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Saturday 1st December 2007
Theatre Review | KING LEAR | RSC @ New London Theatre

Production (transfer): King Lear
Playwright: William Shakespeare
Producer: Royal Shakespeare Company
Venue: New London Theatre
Address: Drury Lane, London WC2B 5PW
Box Office: +44 (0)844 412 4654
Dates: 14 November 2007 - 12 January 2008 (in repertoire with The Seagull)
Opened: 28 November 2007
Buy Theatre Tickets from Ticketmaster
Reviewed by Joanna Bacon
King Lear opens with a big organ. We know from the Old Vic panto that Ian McKellen has a massive sense of humour, but this of course is not a panto, and the deafening sound of the organ at the top of the production accompanies a dumb show of the pantomime of pomp and procession which is Church and State. It is a brilliant start and segues into scene one giving the feeling that we are zooming in behind the scenes, having watched the spectacle, to see what makes this state tick. Shakespeare does this himself, of course, by establishing the public and private spheres before the royal family appear, and the wonderful prologue only enhances that intent.

Watching McKellen here is quite simply witnessing a masterclass in acting. Elderly and wilful, mischievous but increasingly frail, his Lear at this point has touchingly made notes on his idea to divide the kingdom. He has two little cushions where Cordelia's suitors, France and Burgundy 'here are to be answered'. He acts with his left foot as he awaits Cordelia's answer. He uses the crown as 'nothing'. All the detail is bliss, and this is only scene one! It gets better.

Sylvester McCoy's Fool is both sharp and tender, telling the King the harsh truth as well as being funny and comforting. He deliciously produces a pair of spoons from a tiny violin case and proceeds to play them with great solemnity. He plays them again on Kent's head while he is in the stocks! He brings every image to life, even the snails' antennae. Ingeniously hilarious with an egg, he then kisses the King's pate with the line about giving his golden one away, a sad and terrible fact. And he plays the audience like a dream, without us losing belief in the on-stage scenario.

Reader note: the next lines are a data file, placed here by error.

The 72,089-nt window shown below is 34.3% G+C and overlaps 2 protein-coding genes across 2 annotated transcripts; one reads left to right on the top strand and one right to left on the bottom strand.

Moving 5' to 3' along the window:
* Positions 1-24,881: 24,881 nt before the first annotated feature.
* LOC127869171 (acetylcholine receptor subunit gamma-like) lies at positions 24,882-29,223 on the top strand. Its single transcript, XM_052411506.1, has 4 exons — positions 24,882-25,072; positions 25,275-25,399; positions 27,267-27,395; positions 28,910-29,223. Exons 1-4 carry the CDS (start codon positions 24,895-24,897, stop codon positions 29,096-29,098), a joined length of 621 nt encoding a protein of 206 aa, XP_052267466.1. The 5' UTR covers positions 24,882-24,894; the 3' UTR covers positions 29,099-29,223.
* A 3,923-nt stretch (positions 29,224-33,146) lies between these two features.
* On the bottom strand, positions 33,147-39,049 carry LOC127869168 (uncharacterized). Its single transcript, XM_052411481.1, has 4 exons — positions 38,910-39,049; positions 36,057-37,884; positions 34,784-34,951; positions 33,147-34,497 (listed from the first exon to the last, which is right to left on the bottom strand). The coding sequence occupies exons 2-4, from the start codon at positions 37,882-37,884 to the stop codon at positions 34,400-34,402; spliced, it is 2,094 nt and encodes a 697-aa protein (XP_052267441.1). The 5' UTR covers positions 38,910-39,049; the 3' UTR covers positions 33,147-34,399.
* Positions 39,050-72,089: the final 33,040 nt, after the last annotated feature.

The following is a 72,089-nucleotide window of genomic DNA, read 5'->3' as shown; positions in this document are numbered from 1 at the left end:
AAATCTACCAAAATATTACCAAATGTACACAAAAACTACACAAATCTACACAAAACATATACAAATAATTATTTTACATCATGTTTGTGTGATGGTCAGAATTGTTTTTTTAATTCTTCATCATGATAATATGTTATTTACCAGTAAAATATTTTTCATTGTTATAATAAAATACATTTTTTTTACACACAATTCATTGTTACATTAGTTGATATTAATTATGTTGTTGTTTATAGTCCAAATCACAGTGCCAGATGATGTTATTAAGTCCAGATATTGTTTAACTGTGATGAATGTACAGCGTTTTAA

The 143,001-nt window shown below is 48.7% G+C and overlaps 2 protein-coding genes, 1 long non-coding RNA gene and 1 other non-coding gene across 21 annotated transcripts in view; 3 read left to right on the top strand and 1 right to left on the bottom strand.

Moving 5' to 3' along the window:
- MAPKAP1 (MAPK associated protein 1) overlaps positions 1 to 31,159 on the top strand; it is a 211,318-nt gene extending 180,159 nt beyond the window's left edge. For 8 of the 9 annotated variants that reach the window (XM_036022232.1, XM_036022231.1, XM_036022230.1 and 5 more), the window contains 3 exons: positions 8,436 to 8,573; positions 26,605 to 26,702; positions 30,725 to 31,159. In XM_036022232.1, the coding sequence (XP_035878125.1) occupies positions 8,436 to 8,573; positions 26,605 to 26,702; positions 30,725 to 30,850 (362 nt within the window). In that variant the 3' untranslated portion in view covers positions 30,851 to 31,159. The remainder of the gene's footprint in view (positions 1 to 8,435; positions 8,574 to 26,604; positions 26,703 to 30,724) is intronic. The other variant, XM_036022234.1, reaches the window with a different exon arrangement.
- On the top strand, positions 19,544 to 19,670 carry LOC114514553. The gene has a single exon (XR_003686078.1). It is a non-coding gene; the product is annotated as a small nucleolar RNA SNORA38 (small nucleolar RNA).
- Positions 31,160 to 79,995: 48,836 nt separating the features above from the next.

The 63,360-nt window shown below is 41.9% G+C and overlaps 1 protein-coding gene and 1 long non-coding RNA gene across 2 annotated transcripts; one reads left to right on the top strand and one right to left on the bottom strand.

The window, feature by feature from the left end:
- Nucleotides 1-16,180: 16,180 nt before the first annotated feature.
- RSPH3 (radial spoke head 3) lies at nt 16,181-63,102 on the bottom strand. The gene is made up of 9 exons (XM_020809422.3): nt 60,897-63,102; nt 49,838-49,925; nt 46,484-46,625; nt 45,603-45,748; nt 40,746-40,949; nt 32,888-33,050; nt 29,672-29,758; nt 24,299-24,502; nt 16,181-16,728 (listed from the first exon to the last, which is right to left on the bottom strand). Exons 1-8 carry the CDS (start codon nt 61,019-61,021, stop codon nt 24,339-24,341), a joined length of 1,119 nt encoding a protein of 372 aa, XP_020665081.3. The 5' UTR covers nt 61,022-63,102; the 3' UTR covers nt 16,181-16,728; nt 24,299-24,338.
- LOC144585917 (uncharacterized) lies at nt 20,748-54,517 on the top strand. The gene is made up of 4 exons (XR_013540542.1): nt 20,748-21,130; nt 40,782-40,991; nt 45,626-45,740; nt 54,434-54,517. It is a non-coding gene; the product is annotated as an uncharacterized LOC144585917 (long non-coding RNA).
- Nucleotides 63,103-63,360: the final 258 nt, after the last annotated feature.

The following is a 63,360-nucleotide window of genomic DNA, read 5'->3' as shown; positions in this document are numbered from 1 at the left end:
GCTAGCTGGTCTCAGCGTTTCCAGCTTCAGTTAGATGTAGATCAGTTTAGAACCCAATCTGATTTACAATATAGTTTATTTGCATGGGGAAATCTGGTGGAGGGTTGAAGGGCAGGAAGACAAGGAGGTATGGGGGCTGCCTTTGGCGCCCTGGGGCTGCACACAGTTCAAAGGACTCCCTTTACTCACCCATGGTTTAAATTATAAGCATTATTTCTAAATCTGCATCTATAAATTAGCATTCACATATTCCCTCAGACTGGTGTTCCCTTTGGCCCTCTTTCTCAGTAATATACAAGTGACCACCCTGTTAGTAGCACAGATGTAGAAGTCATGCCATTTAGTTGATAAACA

There is so much detail to delight us: Edgar thinking on his feet as he becomes Poor Tom, Oswald's 'oh no' from the floor before his fight with Kent, Melanie Jessop's Gloucester servant covering the drunken, brazen Regan outside afterwards, and Albany's hearing about Edgar and the banished Kent in total wonderment at the end of the play.

Another thing I love about Trevor Nunn's production is that without losing any of the truth and sadness of the themes of betrayal Ė the pain of having a thankless child, the pain of becoming old, frail, even mad Ė all the jokes are great! The joint-stool is even great, and I am sure it is the first time I have ever laughed in Edgar and Edmund's scenes. There are some very funny jokes involving specs, both here and in The Seagull, which is playing in repertoire with King Lear.

As it is with The Seagull, so Christopher Oram's design here is superb. A crumbling palace, still partly draped in scarlet velvet, falls further apart as Lear descends into madness. An anachronistic scaffold emerges for the brutal and senseless hanging of the Fool. Goneril and Regan lie dead on stretchers at either side of the stage for the last scene in the play, making the situation even more awful to behold.

The sound design is very imaginative too. At one point, accompanied by a beautiful lighting effect and the shadow of people dancing at the party inside, Kent insults Oswald to beautiful music; a moment that usually goes for very little washes over all our senses. There's even a seagull, as Edgar describes the cliff view. And all those dogs: as Edgar becomes Poor Tom, as Regan enters Gloucester's home, when the 'realms of Albion come to great confusion', and as the fool is hanged while the ramparts cave in. And at the end, beyond the dogs, a wolf howls in the distanceÖ.

I have seen this play many times. I love it. This is the first time I have seen it since my father died, so I was fully expecting to be affected by it on a personal level, and weep in all my usual places. As I said earlier, Ian McKellen's playing of Lear is absolute bliss to watch, and he did indeed move me to tears, but every aspect of the production is so exciting and full of imagination, of life. Don't go and see it, because I want that ticket!

Joanna Bacon © 2007

 
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